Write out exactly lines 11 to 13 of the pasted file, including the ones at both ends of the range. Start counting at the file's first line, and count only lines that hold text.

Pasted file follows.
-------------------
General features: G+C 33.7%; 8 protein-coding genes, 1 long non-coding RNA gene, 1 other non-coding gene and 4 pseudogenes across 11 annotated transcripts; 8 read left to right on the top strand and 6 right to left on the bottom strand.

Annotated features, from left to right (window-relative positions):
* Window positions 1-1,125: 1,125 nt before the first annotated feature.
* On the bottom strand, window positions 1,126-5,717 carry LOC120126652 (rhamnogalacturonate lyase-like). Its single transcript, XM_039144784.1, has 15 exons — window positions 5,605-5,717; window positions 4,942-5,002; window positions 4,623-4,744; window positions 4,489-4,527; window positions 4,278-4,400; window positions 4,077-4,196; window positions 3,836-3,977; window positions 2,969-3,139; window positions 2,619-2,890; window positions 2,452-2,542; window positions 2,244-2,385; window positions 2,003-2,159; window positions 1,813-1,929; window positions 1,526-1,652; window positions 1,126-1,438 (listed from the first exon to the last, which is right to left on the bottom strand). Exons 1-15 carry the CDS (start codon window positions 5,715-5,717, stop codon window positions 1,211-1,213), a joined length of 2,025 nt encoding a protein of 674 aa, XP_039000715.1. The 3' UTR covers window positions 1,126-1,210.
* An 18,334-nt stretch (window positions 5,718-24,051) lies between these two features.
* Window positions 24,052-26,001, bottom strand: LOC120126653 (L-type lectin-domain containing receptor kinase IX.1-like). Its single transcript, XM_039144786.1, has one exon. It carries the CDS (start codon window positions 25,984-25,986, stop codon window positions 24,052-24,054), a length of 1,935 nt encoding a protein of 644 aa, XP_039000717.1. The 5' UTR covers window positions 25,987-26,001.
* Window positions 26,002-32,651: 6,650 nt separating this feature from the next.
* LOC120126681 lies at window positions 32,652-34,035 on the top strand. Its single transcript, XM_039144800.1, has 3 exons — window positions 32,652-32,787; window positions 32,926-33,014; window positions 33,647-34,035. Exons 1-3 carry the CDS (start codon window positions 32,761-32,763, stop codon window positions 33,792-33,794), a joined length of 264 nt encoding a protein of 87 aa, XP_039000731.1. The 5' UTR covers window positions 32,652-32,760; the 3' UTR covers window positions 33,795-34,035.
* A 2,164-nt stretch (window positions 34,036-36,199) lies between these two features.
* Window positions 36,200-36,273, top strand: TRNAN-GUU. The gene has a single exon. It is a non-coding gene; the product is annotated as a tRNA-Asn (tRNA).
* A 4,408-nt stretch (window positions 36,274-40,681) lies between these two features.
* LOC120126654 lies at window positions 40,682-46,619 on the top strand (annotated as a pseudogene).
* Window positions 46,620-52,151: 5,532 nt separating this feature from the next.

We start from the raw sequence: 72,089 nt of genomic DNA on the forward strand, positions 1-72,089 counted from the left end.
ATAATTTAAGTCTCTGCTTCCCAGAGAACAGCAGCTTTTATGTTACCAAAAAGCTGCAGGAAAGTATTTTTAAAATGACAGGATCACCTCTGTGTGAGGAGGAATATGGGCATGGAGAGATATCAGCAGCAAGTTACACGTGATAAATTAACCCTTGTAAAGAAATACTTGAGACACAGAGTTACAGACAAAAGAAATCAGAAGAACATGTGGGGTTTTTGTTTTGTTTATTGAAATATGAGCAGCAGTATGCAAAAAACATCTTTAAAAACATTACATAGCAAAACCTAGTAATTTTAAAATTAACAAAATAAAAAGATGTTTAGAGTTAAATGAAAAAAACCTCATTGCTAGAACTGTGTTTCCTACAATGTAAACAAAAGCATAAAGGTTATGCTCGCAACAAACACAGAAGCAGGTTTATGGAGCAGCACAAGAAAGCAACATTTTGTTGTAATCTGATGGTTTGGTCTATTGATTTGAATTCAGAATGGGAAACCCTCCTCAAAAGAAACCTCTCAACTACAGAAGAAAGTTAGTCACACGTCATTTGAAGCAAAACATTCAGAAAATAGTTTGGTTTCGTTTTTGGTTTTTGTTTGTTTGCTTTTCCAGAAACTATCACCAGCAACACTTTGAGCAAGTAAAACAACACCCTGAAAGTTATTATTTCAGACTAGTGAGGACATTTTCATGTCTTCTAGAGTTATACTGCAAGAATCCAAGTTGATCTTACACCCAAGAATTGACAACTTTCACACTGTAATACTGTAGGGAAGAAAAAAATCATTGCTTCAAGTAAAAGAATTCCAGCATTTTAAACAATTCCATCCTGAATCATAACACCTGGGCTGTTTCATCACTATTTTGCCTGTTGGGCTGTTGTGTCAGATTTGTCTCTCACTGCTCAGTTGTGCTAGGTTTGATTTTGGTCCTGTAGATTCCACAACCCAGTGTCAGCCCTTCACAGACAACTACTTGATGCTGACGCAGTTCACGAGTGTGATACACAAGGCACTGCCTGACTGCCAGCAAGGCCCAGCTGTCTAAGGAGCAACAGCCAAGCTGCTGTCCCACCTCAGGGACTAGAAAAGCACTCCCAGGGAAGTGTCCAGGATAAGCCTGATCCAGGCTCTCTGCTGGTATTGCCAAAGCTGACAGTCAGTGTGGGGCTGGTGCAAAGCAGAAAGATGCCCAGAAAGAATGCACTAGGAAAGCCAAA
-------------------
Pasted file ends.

* A 4,408-nt stretch (window positions 36,274-40,681) lies between these two features.
* LOC120126654 lies at window positions 40,682-46,619 on the top strand (annotated as a pseudogene).
* Window positions 46,620-52,151: 5,532 nt separating this feature from the next.